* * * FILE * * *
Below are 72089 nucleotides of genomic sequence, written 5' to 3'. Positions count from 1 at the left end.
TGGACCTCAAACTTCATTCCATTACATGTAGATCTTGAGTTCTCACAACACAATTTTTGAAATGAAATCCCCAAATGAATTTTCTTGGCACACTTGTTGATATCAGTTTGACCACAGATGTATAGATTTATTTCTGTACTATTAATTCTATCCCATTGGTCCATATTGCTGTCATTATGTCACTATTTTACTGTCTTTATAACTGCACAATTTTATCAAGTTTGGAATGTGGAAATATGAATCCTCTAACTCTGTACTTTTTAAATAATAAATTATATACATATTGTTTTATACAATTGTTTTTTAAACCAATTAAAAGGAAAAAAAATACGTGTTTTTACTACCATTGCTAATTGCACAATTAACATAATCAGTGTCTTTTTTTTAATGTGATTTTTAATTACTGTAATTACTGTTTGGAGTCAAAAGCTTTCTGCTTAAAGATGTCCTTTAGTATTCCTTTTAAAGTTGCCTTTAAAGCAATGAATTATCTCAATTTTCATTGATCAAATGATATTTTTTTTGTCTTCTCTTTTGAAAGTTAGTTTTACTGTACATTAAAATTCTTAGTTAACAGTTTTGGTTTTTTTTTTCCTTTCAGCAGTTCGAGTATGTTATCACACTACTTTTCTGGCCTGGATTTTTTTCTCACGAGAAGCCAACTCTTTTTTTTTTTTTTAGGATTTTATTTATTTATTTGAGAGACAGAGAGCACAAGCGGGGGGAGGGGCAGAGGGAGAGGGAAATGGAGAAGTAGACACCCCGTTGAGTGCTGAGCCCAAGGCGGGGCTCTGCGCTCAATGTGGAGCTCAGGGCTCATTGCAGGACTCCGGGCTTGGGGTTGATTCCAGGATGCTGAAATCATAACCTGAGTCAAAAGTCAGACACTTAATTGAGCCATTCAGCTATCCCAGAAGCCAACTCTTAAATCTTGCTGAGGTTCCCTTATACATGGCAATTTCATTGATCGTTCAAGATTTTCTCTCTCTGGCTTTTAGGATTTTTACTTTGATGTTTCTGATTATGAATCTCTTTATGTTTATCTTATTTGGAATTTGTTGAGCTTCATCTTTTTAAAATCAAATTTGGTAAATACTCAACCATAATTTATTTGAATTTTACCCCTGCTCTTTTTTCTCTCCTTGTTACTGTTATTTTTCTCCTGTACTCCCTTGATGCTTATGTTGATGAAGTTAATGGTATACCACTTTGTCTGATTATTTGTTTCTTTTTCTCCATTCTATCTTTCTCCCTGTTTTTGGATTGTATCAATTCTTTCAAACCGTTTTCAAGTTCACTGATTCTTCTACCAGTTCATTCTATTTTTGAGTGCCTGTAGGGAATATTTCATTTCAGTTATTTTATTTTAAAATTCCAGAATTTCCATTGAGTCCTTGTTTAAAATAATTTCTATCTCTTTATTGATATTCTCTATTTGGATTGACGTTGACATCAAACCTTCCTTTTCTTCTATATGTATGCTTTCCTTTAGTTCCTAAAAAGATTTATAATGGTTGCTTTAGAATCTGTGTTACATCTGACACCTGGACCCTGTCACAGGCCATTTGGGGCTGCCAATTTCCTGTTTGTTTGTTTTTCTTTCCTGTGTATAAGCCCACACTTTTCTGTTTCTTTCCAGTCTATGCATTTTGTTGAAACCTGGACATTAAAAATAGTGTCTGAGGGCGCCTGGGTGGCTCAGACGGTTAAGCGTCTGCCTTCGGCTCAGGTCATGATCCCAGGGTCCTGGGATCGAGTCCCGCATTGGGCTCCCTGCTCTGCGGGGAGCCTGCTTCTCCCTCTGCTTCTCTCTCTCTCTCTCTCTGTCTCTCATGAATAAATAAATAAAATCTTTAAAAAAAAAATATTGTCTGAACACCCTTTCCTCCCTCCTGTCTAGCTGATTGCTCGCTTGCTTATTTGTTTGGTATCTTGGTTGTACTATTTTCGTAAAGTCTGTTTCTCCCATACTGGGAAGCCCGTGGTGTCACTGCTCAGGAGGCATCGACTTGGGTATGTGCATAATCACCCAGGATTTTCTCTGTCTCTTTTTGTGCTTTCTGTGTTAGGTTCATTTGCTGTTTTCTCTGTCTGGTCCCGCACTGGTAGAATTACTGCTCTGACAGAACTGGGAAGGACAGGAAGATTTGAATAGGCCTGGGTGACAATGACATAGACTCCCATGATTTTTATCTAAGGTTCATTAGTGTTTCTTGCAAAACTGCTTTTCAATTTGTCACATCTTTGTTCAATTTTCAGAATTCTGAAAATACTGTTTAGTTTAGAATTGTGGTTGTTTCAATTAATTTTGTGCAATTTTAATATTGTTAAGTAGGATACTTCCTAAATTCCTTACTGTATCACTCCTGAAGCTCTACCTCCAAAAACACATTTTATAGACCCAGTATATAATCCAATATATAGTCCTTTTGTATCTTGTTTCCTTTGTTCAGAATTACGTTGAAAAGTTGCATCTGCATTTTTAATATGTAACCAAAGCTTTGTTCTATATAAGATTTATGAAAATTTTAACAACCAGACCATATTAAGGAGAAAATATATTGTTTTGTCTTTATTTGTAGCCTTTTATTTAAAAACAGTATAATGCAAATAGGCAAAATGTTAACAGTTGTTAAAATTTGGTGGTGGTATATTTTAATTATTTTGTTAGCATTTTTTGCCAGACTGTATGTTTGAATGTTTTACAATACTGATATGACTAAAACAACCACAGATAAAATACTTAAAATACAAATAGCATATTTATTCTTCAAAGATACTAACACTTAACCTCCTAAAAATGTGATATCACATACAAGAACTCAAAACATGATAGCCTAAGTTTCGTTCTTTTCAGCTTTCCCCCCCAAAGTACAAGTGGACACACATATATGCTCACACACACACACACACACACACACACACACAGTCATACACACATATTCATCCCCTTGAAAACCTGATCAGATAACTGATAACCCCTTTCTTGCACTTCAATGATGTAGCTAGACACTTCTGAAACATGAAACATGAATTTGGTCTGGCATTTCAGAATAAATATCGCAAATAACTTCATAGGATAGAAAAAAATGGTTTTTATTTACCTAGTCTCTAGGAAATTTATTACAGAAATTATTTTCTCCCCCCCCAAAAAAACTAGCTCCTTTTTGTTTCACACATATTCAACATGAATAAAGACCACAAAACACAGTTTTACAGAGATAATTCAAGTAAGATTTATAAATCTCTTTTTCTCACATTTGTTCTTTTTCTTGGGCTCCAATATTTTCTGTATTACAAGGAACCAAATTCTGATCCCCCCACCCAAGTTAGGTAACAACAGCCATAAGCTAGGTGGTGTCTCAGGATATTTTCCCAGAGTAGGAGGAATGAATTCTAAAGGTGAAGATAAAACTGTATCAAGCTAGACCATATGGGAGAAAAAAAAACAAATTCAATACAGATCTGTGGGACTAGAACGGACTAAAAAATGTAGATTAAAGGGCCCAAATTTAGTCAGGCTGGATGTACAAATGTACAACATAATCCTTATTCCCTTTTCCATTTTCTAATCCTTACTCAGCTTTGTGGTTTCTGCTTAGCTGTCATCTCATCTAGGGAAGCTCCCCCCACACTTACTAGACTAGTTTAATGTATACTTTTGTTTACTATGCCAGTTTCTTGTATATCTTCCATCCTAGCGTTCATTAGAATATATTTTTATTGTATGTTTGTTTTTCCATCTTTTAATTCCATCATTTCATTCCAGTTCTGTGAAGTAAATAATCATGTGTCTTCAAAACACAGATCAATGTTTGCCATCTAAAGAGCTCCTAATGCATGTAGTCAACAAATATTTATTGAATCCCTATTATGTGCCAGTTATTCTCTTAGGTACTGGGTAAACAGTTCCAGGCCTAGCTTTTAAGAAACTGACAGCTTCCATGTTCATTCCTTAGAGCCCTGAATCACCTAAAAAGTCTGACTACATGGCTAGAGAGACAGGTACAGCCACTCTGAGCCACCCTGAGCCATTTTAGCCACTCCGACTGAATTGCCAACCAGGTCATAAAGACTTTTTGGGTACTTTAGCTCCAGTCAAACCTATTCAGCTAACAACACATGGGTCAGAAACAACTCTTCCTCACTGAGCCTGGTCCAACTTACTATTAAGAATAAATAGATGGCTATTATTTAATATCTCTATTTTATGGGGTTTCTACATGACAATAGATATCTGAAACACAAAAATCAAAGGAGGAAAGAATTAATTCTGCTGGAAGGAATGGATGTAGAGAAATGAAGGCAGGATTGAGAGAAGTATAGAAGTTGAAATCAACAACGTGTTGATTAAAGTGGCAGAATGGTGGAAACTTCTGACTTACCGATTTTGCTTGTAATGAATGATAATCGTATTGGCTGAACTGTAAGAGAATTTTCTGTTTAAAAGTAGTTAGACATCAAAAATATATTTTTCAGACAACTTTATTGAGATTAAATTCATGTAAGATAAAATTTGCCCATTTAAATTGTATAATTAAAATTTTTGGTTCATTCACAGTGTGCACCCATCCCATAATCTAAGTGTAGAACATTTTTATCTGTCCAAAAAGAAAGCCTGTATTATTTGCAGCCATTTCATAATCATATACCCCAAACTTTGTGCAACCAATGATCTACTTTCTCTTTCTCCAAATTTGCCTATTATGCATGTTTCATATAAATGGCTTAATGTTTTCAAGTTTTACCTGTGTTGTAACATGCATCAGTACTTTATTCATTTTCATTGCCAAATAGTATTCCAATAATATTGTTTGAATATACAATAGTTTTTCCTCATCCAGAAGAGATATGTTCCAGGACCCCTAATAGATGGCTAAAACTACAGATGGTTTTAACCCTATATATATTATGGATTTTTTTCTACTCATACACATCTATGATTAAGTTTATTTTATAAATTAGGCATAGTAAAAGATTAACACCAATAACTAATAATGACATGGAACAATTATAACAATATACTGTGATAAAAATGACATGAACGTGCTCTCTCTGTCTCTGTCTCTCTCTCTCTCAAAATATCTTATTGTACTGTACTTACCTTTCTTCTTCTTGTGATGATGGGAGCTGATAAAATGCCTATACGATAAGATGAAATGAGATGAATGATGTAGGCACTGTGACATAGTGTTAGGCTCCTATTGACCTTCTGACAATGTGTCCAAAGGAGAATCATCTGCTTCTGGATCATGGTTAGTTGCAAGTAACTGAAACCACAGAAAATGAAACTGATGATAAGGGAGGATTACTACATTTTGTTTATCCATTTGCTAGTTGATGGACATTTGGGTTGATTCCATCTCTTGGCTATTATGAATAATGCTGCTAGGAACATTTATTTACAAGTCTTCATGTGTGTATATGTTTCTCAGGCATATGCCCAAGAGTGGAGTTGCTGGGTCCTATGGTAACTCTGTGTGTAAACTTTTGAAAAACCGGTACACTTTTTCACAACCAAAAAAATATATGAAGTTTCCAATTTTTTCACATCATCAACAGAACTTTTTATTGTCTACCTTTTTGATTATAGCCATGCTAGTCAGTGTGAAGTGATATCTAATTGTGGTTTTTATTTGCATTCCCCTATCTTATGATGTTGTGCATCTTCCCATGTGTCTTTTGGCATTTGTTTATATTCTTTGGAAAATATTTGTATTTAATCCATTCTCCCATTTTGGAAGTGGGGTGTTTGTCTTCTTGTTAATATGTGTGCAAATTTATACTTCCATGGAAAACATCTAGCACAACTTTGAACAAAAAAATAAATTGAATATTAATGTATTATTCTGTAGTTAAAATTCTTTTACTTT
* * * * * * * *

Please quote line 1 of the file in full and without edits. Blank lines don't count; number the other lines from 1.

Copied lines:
Below are 72089 nucleotides of genomic sequence, written 5' to 3'. Positions count from 1 at the left end.